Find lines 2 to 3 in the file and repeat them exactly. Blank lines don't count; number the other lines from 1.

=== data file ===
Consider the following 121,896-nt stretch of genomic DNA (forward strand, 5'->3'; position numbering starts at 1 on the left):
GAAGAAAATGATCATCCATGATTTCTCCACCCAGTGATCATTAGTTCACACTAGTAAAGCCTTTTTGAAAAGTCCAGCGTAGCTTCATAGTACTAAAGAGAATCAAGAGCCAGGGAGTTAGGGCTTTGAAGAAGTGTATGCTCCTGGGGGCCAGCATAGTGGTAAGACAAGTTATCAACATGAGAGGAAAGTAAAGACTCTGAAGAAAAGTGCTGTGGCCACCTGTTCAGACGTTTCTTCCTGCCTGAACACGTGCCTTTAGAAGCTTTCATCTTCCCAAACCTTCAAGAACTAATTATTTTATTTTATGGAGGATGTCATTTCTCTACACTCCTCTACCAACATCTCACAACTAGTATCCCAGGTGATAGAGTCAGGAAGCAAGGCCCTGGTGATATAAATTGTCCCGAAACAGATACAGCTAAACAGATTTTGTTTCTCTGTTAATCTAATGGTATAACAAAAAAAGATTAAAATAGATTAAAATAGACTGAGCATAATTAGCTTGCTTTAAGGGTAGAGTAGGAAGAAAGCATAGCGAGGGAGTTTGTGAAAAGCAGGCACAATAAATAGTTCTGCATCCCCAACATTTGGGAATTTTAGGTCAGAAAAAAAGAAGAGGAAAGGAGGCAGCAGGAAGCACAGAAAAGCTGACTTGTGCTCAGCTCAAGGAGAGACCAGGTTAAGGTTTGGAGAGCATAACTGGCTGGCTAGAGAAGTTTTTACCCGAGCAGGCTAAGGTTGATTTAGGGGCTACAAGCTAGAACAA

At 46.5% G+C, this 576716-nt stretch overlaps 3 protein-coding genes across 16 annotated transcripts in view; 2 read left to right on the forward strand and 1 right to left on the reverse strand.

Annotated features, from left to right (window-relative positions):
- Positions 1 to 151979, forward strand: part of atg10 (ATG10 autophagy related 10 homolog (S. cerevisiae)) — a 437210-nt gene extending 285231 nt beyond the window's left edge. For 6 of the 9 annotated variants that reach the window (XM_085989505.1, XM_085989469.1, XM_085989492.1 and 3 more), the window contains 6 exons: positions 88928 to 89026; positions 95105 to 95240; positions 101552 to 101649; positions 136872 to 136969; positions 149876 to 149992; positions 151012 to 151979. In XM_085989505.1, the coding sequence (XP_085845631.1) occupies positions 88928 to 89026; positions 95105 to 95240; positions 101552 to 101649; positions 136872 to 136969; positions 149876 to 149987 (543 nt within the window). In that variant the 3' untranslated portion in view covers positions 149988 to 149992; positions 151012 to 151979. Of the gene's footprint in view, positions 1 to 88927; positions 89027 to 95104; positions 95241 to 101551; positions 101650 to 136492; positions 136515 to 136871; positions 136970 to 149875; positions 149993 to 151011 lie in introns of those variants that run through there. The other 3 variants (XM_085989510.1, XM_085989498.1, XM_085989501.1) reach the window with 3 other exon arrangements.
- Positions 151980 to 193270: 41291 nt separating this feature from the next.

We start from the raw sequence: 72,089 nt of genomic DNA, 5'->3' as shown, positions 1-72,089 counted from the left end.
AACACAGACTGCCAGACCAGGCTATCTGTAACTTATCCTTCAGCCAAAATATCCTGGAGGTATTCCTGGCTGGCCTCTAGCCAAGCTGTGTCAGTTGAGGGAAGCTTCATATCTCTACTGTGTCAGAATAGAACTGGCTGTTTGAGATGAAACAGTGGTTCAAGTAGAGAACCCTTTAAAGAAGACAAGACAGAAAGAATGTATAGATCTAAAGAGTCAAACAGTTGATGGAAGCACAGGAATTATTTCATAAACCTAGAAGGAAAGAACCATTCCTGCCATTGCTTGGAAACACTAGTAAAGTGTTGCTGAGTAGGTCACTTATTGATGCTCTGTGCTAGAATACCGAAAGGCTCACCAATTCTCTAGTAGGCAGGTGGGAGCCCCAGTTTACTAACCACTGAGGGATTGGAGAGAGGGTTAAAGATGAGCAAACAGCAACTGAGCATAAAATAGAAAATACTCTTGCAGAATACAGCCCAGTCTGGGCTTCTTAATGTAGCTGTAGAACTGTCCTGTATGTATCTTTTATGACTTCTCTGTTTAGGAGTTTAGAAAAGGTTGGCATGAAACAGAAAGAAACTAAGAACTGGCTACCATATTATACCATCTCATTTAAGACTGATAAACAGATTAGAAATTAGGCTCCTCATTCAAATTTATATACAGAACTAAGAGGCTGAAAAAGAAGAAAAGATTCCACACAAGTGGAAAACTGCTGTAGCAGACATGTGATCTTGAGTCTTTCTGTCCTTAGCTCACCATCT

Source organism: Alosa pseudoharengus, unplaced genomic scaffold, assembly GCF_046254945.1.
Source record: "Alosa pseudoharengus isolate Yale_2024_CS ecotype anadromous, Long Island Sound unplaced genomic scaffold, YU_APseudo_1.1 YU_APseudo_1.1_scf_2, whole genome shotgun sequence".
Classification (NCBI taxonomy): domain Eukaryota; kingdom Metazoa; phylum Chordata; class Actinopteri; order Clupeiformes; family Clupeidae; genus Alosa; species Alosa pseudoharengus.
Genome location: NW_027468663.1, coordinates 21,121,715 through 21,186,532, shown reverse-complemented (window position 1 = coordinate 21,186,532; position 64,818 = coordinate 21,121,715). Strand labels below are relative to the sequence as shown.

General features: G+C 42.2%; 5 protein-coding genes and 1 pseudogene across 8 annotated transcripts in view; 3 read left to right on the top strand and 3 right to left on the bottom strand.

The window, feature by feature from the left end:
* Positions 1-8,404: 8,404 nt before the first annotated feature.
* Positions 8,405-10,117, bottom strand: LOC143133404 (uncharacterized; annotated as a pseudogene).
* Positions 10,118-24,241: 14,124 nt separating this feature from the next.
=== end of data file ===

GAAGAAAATGATCATCCATGATTTCTCCACCCAGTGATCATTAGTTCACACTAGTAAAGCCTTTTTGAAAAGTCCAGCGTAGCTTCATAGTACTAAAGAGAATCAAGAGCCAGGGAGTTAGGGCTTTGAAGAAGTGTATGCTCCTGGGGGCCAGCATAGTGGTAAGACAAGTTATCAACATGAGAGGAAAGTAAAGACTCTGAAGAAAAGTGCTGTGGCCACCTGTTCAGACGTTTCTTCCTGCCTGAACACGTGCCTTTAGAAGCTTTCATCTTCCCAAACCTTCAAGAACTAATTATTTTATTTTATGGAGGATGTCATTTCTCTACACTCCTCTACCAACATCTCACAACTAGTATCCCAGGTGATAGAGTCAGGAAGCAAGGCCCTGGTGATATAAATTGTCCCGAAACAGATACAGCTAAACAGATTTTGTTTCTCTGTTAATCTAATGGTATAACAAAAAAAGATTAAAATAGATTAAAATAGACTGAGCATAATTAGCTTGCTTTAAGGGTAGAGTAGGAAGAAAGCATAGCGAGGGAGTTTGTGAAAAGCAGGCACAATAAATAGTTCTGCATCCCCAACATTTGGGAATTTTAGGTCAGAAAAAAAGAAGAGGAAAGGAGGCAGCAGGAAGCACAGAAAAGCTGACTTGTGCTCAGCTCAAGGAGAGACCAGGTTAAGGTTTGGAGAGCATAACTGGCTGGCTAGAGAAGTTTTTACCCGAGCAGGCTAAGGTTGATTTAGGGGCTACAAGCTAGAACAA

At 46.5% G+C, this 576716-nt stretch overlaps 3 protein-coding genes across 16 annotated transcripts in view; 2 read left to right on the forward strand and 1 right to left on the reverse strand.